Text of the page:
Spider Island Review: Amazing Spider-Man #672

Wow.  Dan Slott shows the entire comic-book lovin' world how event books should be done with the conclusion to Spider Island.

Andy Hunsakerby Andy Hunsaker

Amazing Spider-Man 672

When is the last time you can recall an "event" book that actually left you satisfied once it ended? 

With Amazing Spider-Man #672, Dan Slott has just shown us all how it's done. 

It didn't need it's own 8-issue series.  It didn't need an Alpha and Omega book, and it didn't have to sprawl all over everything Marvel published.  In fact, the entire thing was contained in the pages of Amazing Spider-Man (and Rick Remender's Venom, which you actually didn't really NEED to read to follow along, but you should, because it's Rick Remender), and there were a small number of tie-ins that actually served the purpose of trying to buoy some characters and books which needed the exposure and/or launching pad, like Shang-Chi, Hercules, Black Panther, the new Spider-Girl and Cloak & Dagger.  It didn't need a gratuitous forced death scene or some out-of-nowhere, hard-luck, kick-in-the-gut, no-happiness-allowed twist to make everybody miserable (at least not in Slott's book – Remender makes that his stock in trade, as evidenced in his latest Venom) and, in fact, Slott seems to be satirizing the modern event book in certain ways while making Spider Island a complete blast.

#672 opens by recapping the relevant events in this week's Venom #8 – namely, the fact that Steve Rogers and Flash Thompson are taking the fight right to the Queen just in time to watch her completely metamorphosize into a massive 20+ story Spider-Queen monster, all while millions of people on Manhattan Island are still serving her will as big ugly spider monsters.  Then we get the freshly-cured Kaine bantering with Peter Parker while trying to protect his secret identity from the folks at Horizon Labs, which includes underwear-related slapstick.  It seems that having his cellular degeneration and scarring issues fixed means that Kaine's lost a lot of his 'grimdark' and he's got the same kind of back-and-forth with Peter that Ben Reilly used to have.  Is there anyone doubting that Kaine is intended to be the new Scarlet Spider in the near future?  Didn't think so.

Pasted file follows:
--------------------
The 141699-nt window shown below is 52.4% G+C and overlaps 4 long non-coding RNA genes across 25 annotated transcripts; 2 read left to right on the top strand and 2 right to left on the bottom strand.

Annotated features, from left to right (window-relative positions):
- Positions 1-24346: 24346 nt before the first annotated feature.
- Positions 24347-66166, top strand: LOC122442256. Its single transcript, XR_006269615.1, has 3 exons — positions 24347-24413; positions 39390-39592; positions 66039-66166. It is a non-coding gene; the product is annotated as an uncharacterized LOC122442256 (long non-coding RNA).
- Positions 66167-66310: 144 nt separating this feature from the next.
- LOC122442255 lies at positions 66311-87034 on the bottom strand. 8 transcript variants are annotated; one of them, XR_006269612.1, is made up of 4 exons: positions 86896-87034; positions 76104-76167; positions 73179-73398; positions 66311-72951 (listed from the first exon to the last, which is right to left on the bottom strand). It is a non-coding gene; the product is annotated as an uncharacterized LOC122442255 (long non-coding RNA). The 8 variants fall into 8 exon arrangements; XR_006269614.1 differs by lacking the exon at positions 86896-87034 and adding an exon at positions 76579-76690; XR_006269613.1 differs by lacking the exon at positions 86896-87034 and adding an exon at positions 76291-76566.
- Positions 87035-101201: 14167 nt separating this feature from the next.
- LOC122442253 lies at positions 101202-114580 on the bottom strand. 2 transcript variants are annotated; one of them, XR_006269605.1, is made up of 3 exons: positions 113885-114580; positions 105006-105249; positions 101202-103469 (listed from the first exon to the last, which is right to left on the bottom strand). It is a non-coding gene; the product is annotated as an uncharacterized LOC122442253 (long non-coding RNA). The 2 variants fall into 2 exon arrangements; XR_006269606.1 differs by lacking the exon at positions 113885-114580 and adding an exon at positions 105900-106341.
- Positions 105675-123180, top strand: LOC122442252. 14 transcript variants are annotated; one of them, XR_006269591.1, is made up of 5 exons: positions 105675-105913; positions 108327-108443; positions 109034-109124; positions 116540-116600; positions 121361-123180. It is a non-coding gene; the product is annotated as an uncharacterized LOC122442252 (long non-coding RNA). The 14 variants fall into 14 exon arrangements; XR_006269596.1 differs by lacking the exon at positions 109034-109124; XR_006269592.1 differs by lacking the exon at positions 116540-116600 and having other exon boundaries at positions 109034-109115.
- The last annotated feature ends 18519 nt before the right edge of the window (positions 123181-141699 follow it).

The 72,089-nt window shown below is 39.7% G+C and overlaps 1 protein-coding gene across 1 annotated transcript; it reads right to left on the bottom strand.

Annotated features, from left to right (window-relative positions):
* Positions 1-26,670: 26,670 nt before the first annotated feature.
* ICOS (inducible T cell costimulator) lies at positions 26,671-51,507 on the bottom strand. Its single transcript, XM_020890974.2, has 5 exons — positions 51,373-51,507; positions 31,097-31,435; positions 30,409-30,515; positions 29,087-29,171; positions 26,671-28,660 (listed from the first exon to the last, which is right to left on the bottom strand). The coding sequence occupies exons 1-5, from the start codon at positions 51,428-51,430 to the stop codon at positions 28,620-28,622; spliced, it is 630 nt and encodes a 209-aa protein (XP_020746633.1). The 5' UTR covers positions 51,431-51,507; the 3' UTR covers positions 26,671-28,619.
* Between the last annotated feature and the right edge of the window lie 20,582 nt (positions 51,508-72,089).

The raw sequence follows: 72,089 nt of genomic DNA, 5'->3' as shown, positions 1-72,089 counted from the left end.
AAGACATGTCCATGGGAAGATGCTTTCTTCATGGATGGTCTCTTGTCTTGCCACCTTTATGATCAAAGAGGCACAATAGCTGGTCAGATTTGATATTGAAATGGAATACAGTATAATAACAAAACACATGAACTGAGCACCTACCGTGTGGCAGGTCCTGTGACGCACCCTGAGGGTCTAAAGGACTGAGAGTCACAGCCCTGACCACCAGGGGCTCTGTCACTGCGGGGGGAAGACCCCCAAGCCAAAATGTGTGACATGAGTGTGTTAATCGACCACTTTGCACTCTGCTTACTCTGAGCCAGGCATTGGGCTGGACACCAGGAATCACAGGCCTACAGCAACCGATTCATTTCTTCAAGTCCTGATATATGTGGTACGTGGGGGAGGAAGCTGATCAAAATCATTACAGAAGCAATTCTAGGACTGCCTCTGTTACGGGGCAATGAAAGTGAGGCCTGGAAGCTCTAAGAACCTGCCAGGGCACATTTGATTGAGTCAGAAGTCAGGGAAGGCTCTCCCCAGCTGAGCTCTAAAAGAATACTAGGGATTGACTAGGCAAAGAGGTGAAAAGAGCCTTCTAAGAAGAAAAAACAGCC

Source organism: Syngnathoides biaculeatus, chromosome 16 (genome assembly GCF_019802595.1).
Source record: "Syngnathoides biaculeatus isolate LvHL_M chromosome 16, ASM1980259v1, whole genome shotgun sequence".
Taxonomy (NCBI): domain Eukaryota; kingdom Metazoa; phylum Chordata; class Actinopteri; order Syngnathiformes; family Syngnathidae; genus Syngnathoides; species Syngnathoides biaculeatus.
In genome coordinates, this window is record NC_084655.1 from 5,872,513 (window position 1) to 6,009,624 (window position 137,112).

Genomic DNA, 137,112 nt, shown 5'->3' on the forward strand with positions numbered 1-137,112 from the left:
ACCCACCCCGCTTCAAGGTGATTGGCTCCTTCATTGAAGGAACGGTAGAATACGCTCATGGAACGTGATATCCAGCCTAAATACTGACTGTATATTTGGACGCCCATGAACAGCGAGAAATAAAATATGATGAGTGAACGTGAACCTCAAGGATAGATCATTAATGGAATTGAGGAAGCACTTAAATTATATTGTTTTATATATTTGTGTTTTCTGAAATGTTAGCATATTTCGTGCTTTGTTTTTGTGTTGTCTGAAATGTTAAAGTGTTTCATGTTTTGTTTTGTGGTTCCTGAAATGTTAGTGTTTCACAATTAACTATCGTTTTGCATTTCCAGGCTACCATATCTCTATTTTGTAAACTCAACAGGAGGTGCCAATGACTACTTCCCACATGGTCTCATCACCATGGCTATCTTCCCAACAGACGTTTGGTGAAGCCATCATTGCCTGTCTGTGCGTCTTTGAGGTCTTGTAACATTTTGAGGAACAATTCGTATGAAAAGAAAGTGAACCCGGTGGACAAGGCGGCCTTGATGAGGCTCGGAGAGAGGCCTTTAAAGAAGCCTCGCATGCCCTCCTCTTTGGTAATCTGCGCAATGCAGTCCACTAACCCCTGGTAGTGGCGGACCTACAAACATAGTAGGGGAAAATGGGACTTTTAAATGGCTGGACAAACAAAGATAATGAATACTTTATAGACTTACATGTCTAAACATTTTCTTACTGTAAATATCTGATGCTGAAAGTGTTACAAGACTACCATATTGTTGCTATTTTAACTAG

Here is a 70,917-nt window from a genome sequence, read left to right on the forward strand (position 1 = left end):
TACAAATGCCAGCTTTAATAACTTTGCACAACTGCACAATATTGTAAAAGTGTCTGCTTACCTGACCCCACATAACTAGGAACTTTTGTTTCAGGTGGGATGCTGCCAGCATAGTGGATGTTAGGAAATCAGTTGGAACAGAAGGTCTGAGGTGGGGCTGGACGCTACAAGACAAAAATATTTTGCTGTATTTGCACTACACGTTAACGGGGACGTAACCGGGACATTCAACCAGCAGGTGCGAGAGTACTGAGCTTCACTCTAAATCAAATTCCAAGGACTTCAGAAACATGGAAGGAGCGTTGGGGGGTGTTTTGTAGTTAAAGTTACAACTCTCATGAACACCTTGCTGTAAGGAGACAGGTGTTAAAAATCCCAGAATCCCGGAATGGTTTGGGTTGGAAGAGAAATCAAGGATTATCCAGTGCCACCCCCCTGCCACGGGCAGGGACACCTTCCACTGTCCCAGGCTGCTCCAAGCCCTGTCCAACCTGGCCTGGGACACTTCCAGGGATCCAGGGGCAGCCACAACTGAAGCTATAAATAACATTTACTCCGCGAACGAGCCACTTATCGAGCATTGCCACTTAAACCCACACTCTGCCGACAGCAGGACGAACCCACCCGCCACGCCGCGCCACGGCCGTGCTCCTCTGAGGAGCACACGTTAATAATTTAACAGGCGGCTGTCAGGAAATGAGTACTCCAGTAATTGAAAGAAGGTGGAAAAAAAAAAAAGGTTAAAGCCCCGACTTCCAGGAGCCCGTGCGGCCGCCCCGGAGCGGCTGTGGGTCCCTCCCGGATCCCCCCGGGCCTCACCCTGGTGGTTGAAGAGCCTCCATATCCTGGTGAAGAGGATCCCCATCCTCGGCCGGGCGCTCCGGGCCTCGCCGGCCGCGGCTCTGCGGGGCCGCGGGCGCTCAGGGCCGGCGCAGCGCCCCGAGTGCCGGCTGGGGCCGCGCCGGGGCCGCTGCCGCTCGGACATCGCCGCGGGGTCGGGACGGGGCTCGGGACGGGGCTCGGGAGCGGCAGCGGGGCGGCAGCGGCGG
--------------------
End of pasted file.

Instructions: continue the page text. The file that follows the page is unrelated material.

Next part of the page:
We get Mary Jane Watson swinging in with spider-powers to find out she's a late-bloomer with the infection thanks to a tolerance gained from years of schtupping the real Spider-Man, we get the Spider Queen monster housing Wolverine and Fat Cobra and the Red Hulk (who also gets to bust out a 'milksop') and giving us a very convincing final battle, we've got Pete and MJ working together to show off why we loved them together so much, we've got a refreshingly novice prognosticator in the new Madame Web completely screwing up and being overwhelmed by her own powers, we've got Kaine gearing up in Peter's old stealth suit to deliver the coup de grace and such a fantastic feel-good climactic moment that we're all left a little breathless, wondering how the hell this managed to be everything that Fear Itself was not.

Seriously, the big happy smile that Peter has when he excitedly realizes he's actually going to save the entire city for once without something horrible happening to jinx it makes us realize how much we miss that in these big event books, and just how much great pacing, true character work and entertaining dialog are necessary for a successful saga.  Again, all stuff Fear Itself had none of.  Fear Itself didn't seem to understand what it should have been, or even really know what it wanted to be.  Spider Island knew from the get-go that it was going to be, as Slott put it, "deep fried butter on a stick."

Humberto Ramos' incredibly expressive and kinetic art did a fantastic job of serving Slott's dense, action-packed story as well.  Ramos' tendency towards angular, elongated physiology can be an acquired taste, but once you do acquire it, you're rewarded for your effort handsomely. It never feels like turgid posturing with Ramos – stuff is actually happening, and it's crackling in its energy and life.  It's busy, and you're never left with that 'whole lotta nothin'' feeling you get too often when super events come to their awkward, anticlimactic conclusions.  Slott and Ramos are a fantastic team.

This issue is just an amazing read, all the way from Gravity's great one-liner satirizing event-book-death to Kaine's WTF wisecrack when trying to sell himself as Spider-Man to weaving in Julia Carpenter's utter befuddlement at trying and failing to become one of those annoying soothsayers to Mary Jane's quiet confession that Peter doesn't hear in his moment of triumph – the latter of which opens up a host of new questions about the future of Amazing Spider-Man.  Can Slott actually defy the Quesada Edict and hook Peter and MJ up again?  Is there any way MJ can keep those spider powers for a while, given how straight-up delightful it is to see them fight alongside each other and swing across the city side-by-side?  And what's happened to Eddie Brock after his whole Anti-Venom suit got drained for the cure?  And what's the deal with Michael Morbius being the secret lab tech at Horizon?   How can Peter bitch about the Parker Luck when it's quite obvious from Venom #8 that Flash Thompson wouldn't have any luck without his crap luck? 

There's so much to see.  So much to enjoy.  So much to love about Spider Island.  Thank you, Mr. Slott, for restoring our faith in the ability to tell epic stories without sacrificing character or charisma.